Hours of Service (HOS) and Electronic Logging Devices (ELDs)
CLA has been engaged on the issue of the Federal Motor Carriers Safety Administration’s (FMCSA) Hours of Service regulation for livestock haulers. Livestock haulers need the flexibility within Hours of Service to protect the animals in their care. The Hours of Service regulation limits the maximum driving hours for property-carrying drivers and also limits the total consecutive on-duty hours for those drivers.
The U.S. livestock industry is made up of a diverse and complex supply chain all across the country. Livestock are primarily transported by truck and may travel great distances. Transporting livestock in a manner that is humane, safe, and efficient is a top priority for our producers and the livestock haulers who transport live animals each day.
On July 6, 2012, President Obama signed the Commercial Motor Vehicle Safety Enhancement Act into law, which required the Department of Transportation (DOT) to create and enforce an electronic logging device (ELD) rule. DOT published a final rule regarding the electronic logbooks that became effective February 16, 2016, stating that all motor carriers and drivers who are currently required to keep records of duty status (RODS) on paper must install and use an ELD no later than December 18, 2017. Since 2018, through the yearly congressional appropriations process, livestock organizations have worked with Congress to secure an exemption from the ELDs for livestock haulers.
In addition to ELD regulations, existing hours-of-service (HOS) regulations pose significant consequences for the livestock industry. Current federal law limits on-duty time to 14 hours, with a maximum drive time of 11 consecutive hours. The driver must then rest for 10 consecutive hours before returning to duty. Unfortunately, this is simply not enough drive time to accommodate the realities of hauling live animals across the country. Research also demonstrates that repeated loading and unloading of animals creates stress, potentially endangering livestock and the livestock hauler.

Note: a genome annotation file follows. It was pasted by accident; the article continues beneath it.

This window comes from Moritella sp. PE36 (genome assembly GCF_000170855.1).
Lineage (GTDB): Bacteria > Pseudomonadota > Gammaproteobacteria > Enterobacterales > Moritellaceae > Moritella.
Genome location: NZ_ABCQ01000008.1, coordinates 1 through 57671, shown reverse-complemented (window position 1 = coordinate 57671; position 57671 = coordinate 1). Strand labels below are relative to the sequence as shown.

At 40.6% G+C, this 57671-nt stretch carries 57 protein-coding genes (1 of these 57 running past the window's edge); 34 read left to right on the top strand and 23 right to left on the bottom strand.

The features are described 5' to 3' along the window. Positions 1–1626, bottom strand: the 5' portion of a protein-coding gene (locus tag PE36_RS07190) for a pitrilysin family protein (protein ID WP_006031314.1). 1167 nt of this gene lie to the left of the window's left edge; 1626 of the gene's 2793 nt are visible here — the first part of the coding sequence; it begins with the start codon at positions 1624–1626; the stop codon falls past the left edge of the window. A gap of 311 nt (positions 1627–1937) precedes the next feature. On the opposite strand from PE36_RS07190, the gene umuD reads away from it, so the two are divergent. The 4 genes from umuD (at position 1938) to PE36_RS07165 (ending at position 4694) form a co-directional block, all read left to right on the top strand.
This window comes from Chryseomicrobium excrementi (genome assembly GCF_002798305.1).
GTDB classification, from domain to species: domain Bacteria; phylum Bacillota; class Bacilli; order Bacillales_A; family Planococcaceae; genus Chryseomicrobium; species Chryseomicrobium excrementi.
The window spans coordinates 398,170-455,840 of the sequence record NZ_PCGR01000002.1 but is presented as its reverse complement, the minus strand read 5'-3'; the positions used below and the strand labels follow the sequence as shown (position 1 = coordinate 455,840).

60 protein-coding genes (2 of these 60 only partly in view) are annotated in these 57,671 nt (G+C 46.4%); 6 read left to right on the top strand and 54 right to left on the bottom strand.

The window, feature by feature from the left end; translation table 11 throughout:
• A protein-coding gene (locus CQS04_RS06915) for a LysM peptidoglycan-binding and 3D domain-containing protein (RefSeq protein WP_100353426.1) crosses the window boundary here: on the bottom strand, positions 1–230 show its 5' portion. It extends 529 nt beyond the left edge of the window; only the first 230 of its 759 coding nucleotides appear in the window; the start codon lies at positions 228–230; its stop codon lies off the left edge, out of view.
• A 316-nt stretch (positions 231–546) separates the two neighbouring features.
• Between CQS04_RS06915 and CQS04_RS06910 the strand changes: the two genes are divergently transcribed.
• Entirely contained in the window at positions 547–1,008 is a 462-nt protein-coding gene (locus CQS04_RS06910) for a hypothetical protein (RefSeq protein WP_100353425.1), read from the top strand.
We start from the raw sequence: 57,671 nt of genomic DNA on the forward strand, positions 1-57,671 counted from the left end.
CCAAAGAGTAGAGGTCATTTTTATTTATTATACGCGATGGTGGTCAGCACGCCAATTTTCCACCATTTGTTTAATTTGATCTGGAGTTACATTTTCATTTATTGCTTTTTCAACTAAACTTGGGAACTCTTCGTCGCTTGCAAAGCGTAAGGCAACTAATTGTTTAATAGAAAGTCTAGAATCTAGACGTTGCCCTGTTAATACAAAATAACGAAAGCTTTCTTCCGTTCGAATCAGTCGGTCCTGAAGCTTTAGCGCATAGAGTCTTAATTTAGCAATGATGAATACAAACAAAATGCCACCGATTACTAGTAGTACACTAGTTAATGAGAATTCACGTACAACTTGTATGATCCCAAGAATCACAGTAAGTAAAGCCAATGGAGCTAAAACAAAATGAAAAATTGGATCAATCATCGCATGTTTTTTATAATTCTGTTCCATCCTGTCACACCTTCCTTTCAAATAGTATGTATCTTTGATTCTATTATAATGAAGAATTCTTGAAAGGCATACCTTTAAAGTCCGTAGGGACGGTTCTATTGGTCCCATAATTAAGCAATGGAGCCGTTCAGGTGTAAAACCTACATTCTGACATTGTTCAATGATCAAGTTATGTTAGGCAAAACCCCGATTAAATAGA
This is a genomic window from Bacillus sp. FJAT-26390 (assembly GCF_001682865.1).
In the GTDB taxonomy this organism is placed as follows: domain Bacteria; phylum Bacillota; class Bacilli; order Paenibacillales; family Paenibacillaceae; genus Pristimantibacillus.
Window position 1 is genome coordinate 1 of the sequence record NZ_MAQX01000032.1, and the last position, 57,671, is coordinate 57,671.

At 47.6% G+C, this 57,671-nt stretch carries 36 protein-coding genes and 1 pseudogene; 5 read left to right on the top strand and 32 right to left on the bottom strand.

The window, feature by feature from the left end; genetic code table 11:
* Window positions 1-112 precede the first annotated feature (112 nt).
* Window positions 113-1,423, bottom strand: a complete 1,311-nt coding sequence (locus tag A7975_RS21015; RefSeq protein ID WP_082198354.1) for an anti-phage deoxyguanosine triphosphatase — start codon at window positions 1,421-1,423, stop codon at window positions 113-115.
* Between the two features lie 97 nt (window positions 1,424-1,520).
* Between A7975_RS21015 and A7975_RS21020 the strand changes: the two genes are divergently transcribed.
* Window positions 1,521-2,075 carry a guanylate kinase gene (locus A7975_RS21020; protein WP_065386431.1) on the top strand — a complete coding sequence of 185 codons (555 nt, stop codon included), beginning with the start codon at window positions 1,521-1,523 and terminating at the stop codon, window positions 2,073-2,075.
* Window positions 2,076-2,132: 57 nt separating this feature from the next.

Livestock groups, the National Cattlemen's Beef Association, the National Pork Producers Council and the American Farm Bureau, and others are working hard to ensure federal regulations covering livestock transportation are flexible enough to allow our drivers to do their jobs safely while also maintaining general road safety as well as the safety of the livestock they are hauling. Flexibility is critical to maintaining an efficient, reliable supply chain and keeping grocery store shelves stocked.
We will continue working with Congress to exempt livestock haulers from ELD regulations. The most recent exemption provided by Congress lasts until September 30, 2023. Livestock organizations were successful in securing an exemption from the HOS regulations that allows anyone hauling agricultural commodities to be exempt from HOS rules until they are outside of the 150-air mile radius (172 road miles) of their starting point for the day. In addition, the Infrastructure Investment and Jobs Act of 2021, included an additional 150 air-mile exemption on the backend of livestock hauls to provide further flexibility during the unloading period. National agricultural groups were instrumental in securing both exemptions.
Why does this matter for livestock producers?
If livestock producers no longer have an exemption from the ELD regulations, and existing HOS rules become more restrictive, this may force some producers and small business owners out of the marketplace, it may have the unintended consequence of decreasing driver safety, and it may jeopardize the well-being of animals if they can no longer be hauled by trained, skilled drivers.